- Conjunctions and disjunctions are useful tools for building algorithms.
- They enable you to combine propositions.
- Truth tables are a fast way to find solutions.
- Analogies can help you to remember the results.

Dive into machine learning, and you'll come across algorithms that include conjunctions** and disjunctions**. For example, you might come across a set of conjunctive rules in a hypothesis space (the set of all functions a model can return) or create a learning algorithm that builds a conjunction using similar features.

Conjunctions and Disjunctions are one way to **combine propositions into more complex ones.** Propositions [noterm] are statements that are either true or false. For example, "2 is greater than 3" or "10 + 10 = 21." Some statements like "He is a great swimmer" or "How are you today" don't have true or false answers and so aren't propositions. Once you have a set of propositions, you can combine them in various ways, including:

**Conjunction (and, &, ∧)**: combine (add) propositions.**Disjunction****(or):**choose (select) propositions.

Many outcomes for these two simple statements are possible. You can quickly find solutions using truth tables.

In order to account all the possible combinations of truth values for two statements p and q, we can create a four-row truth table:

A key fact from the table: a conjunction is true only if all the variables in it are true. If you're familiar with the simple model theory of eye color (where Brown B is dominant over blue b) [1], one way to **make sense of the table results** is just to remember a single fact: "False" is dominant over "true". In order for *true* to appear, it must be paired (t, t). But if *False* shows in any position, it dominates truth; It will result in an F even when paired with true (F, t) or (t, F).

In that case, an **empty conjunction is always defined as true**. [2] The eye color analogy obviously doesn't work here, but an old saying *does* work:

*One bad apple spoils the bunch.*

Imagine you have a basket that you're going to fill with varieties of good (true) and bad (False) apples. If you have a single false statement, everything in the basket is tainted (i.e. False). But if your basket is empty (a.k.a. the empty truth table), then it hasn't been filled with apples yet . You have no reason to assume that your basket is going to be filled with good apples.* *Unless you're very pessimistic, in which case perhaps data science isn't the career for you!

Similarly, a truth table can find solutions for disjunctions. The format is the same but the results are slightly different:

Here's my analogy for remembering the results here. It's similar to the "bunch of apples" analogy except here we are given a choice: apple P **or** apple Q. So, given that basket of apples where some are rotten, which would you choose? Every time, you would choose the good (a.k.a. true) apple. In the last row, you have two bad apples so you have no choice but to pick one of those.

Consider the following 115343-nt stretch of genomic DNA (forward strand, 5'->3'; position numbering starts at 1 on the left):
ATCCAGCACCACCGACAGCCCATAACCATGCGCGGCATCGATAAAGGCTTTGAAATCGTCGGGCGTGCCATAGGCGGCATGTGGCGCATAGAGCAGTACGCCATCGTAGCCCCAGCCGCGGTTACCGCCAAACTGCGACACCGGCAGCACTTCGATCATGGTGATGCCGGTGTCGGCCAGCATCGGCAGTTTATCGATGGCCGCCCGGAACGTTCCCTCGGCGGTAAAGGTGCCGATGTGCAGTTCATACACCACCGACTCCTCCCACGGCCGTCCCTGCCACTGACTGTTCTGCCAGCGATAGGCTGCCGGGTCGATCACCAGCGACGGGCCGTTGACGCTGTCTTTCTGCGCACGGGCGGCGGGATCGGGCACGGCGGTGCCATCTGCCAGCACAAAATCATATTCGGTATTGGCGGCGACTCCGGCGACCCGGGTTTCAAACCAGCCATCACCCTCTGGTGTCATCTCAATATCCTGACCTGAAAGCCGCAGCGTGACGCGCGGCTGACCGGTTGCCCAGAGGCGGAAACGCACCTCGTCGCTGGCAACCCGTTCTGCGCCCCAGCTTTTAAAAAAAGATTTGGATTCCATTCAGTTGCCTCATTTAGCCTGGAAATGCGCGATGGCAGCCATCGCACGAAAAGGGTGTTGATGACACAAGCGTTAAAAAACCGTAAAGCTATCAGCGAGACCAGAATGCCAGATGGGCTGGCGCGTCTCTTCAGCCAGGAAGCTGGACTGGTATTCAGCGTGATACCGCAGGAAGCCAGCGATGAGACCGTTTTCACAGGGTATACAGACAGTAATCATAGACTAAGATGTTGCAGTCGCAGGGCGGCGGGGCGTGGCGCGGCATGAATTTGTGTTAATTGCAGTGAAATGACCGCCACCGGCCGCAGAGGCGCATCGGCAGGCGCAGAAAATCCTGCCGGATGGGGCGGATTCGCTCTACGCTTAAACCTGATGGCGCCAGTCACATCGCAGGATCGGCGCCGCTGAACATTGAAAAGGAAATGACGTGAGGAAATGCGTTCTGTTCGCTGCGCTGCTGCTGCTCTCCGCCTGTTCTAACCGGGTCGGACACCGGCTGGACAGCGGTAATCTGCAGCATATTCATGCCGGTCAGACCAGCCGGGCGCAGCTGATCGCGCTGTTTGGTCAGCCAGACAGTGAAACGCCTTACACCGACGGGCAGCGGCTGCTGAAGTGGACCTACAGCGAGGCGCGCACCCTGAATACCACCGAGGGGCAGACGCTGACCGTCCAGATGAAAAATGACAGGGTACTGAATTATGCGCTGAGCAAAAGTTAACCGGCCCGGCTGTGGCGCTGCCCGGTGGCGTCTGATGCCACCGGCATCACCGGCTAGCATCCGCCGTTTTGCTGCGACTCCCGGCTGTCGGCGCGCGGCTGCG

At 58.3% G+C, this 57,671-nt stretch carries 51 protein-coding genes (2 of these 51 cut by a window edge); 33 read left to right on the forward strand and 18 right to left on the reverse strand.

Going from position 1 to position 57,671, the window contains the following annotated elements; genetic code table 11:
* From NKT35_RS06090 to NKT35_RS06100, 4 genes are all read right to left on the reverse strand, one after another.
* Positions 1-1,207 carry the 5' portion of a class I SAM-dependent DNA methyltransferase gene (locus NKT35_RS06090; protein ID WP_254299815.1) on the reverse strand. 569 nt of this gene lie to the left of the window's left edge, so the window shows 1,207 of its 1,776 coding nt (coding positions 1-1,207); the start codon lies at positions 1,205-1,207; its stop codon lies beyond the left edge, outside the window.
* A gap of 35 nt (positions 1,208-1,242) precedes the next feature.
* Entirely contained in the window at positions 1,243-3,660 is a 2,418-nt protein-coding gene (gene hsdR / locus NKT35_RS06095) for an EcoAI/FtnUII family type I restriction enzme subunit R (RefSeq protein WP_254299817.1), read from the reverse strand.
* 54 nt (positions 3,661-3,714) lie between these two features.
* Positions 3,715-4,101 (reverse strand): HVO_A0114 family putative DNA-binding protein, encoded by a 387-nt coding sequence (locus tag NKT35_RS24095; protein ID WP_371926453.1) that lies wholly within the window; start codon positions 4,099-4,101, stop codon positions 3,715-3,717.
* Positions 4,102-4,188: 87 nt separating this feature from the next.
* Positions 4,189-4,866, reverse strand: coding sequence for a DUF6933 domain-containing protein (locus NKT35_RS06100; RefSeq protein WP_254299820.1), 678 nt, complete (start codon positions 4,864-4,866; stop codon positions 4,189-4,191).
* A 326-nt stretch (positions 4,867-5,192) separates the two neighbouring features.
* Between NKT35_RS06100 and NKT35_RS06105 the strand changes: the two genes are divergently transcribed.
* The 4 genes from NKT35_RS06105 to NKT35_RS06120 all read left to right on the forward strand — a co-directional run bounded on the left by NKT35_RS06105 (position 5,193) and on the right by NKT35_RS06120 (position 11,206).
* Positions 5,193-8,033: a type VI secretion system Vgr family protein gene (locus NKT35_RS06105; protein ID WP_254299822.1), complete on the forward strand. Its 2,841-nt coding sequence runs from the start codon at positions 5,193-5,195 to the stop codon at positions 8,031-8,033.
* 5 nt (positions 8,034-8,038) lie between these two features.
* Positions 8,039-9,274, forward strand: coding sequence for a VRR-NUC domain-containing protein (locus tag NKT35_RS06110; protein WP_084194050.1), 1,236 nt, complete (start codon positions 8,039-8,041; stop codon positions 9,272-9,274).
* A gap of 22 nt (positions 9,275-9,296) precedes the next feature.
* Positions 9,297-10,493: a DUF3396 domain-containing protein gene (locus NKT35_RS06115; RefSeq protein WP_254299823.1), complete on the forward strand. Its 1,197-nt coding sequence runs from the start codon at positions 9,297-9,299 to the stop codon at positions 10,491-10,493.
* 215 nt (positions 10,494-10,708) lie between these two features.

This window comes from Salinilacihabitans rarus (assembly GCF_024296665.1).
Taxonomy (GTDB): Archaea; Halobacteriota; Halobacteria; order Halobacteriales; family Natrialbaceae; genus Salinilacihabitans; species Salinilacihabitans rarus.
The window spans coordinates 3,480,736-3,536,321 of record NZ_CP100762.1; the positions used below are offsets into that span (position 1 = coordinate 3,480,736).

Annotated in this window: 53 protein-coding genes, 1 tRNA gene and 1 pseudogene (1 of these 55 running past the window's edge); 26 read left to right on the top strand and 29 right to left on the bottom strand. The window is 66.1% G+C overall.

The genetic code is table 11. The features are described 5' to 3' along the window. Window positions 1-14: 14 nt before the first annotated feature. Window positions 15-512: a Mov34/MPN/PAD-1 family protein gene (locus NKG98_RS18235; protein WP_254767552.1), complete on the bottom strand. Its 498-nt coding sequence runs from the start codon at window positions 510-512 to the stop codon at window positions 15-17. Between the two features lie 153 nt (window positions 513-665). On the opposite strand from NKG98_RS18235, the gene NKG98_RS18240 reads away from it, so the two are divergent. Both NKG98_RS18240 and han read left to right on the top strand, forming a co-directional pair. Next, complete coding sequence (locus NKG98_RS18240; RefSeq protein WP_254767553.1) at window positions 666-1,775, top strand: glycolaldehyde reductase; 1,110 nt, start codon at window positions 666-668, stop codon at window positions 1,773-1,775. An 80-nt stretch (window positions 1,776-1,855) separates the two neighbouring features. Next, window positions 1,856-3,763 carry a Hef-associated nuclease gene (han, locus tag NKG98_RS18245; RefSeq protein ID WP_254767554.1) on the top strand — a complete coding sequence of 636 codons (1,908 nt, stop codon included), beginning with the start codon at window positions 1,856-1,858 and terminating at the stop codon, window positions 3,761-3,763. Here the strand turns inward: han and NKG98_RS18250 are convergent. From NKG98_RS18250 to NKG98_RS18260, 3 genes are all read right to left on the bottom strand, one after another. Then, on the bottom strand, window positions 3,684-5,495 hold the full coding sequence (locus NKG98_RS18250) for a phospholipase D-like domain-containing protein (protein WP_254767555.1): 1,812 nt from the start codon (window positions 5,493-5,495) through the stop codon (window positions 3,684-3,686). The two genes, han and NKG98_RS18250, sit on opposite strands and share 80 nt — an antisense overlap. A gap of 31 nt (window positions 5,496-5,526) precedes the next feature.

The **empty disjunction is defined as false.** Back to our basket analogy, the "OR" here is you being forced to choose between good apples OR bad apples that are already in the basket. The basket is empty when everyone has chosen their apples. You're left with a basket that has, unfortunately, mold in it from those bad apples. So you're left with bad (False) residue.

Let's take two statements:

**P**: There are 99 cents in $1

**Q**: The dollar ($) is US currency.

We want to know: *what is the conjunction of P and Q?*

**Solution**:

**Step 1.** Construct a truth table. This is an "and" question, so create a conjunction truth table.

**Step 2:** Determine whether the statements are true or false. For this example, P is False and Q is true.

**Step 3:** Refer to the line that reflects whether the statements are true or False. The third line (F, t = F) is the correct solution.

**References**

Table pictures by author.

© 2021 TechTarget, Inc. Powered by

Badges | Report an Issue | Privacy Policy | Terms of Service

**Most Popular Content on DSC**

To not miss this type of content in the future, subscribe to our newsletter.

- Book: Applied Stochastic Processes
- Long-range Correlations in Time Series: Modeling, Testing, Case Study
- How to Automatically Determine the Number of Clusters in your Data
- New Machine Learning Cheat Sheet | Old one
- Confidence Intervals Without Pain - With Resampling
- Advanced Machine Learning with Basic Excel
- New Perspectives on Statistical Distributions and Deep Learning
- Fascinating New Results in the Theory of Randomness
- Fast Combinatorial Feature Selection

**Other popular resources**

- Comprehensive Repository of Data Science and ML Resources
- Statistical Concepts Explained in Simple English
- Machine Learning Concepts Explained in One Picture
- 100 Data Science Interview Questions and Answers
- Cheat Sheets | Curated Articles | Search | Jobs | Courses
- Post a Blog | Forum Questions | Books | Salaries | News

**Archives:** 2008-2014 |
2015-2016 |
2017-2019 |
Book 1 |
Book 2 |
More

**Most popular articles**

- Free Book and Resources for DSC Members
- New Perspectives on Statistical Distributions and Deep Learning
- Time series, Growth Modeling and Data Science Wizardy
- Statistical Concepts Explained in Simple English
- Machine Learning Concepts Explained in One Picture
- Comprehensive Repository of Data Science and ML Resources
- Advanced Machine Learning with Basic Excel
- Difference between ML, Data Science, AI, Deep Learning, and Statistics
- Selected Business Analytics, Data Science and ML articles
- How to Automatically Determine the Number of Clusters in your Data
- Fascinating New Results in the Theory of Randomness
- Hire a Data Scientist | Search DSC | Find a Job
- Post a Blog | Forum Questions

## You need to be a member of Data Science Central to add comments!

Join Data Science Central